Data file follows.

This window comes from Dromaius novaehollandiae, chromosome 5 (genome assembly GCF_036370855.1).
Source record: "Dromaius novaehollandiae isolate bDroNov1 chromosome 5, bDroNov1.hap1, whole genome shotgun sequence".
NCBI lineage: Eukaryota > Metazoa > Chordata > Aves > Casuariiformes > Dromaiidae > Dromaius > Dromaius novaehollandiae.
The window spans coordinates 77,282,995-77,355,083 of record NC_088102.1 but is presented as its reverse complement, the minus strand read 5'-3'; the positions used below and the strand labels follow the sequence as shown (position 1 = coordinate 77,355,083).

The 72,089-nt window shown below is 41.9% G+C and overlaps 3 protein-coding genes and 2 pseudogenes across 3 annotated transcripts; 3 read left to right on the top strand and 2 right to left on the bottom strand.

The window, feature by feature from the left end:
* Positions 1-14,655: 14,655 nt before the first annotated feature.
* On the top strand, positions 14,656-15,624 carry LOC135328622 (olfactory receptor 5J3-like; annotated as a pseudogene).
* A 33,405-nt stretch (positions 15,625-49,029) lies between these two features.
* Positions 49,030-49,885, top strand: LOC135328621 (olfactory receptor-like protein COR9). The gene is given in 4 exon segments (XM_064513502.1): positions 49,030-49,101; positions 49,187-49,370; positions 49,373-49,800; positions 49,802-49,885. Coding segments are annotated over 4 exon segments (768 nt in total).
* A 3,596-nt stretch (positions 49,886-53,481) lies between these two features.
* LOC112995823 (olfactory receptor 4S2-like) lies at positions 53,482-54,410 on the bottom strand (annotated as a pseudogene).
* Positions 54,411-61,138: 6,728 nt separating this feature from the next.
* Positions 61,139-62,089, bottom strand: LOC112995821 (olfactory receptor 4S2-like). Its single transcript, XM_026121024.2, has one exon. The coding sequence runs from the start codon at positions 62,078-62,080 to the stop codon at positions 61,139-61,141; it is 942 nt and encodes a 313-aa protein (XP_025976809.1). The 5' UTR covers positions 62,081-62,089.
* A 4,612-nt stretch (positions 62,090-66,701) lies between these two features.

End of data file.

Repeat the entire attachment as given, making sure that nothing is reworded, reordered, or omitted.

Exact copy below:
This window comes from Dromaius novaehollandiae, chromosome 5 (genome assembly GCF_036370855.1).
Source record: "Dromaius novaehollandiae isolate bDroNov1 chromosome 5, bDroNov1.hap1, whole genome shotgun sequence".
NCBI lineage: Eukaryota > Metazoa > Chordata > Aves > Casuariiformes > Dromaiidae > Dromaius > Dromaius novaehollandiae.
The window spans coordinates 77,282,995-77,355,083 of record NC_088102.1 but is presented as its reverse complement, the minus strand read 5'-3'; the positions used below and the strand labels follow the sequence as shown (position 1 = coordinate 77,355,083).

The 72,089-nt window shown below is 41.9% G+C and overlaps 3 protein-coding genes and 2 pseudogenes across 3 annotated transcripts; 3 read left to right on the top strand and 2 right to left on the bottom strand.

The window, feature by feature from the left end:
* Positions 1-14,655: 14,655 nt before the first annotated feature.
* On the top strand, positions 14,656-15,624 carry LOC135328622 (olfactory receptor 5J3-like; annotated as a pseudogene).
* A 33,405-nt stretch (positions 15,625-49,029) lies between these two features.
* Positions 49,030-49,885, top strand: LOC135328621 (olfactory receptor-like protein COR9). The gene is given in 4 exon segments (XM_064513502.1): positions 49,030-49,101; positions 49,187-49,370; positions 49,373-49,800; positions 49,802-49,885. Coding segments are annotated over 4 exon segments (768 nt in total).
* A 3,596-nt stretch (positions 49,886-53,481) lies between these two features.
* LOC112995823 (olfactory receptor 4S2-like) lies at positions 53,482-54,410 on the bottom strand (annotated as a pseudogene).
* Positions 54,411-61,138: 6,728 nt separating this feature from the next.
* Positions 61,139-62,089, bottom strand: LOC112995821 (olfactory receptor 4S2-like). Its single transcript, XM_026121024.2, has one exon. The coding sequence runs from the start codon at positions 62,078-62,080 to the stop codon at positions 61,139-61,141; it is 942 nt and encodes a 313-aa protein (XP_025976809.1). The 5' UTR covers positions 62,081-62,089.
* A 4,612-nt stretch (positions 62,090-66,701) lies between these two features.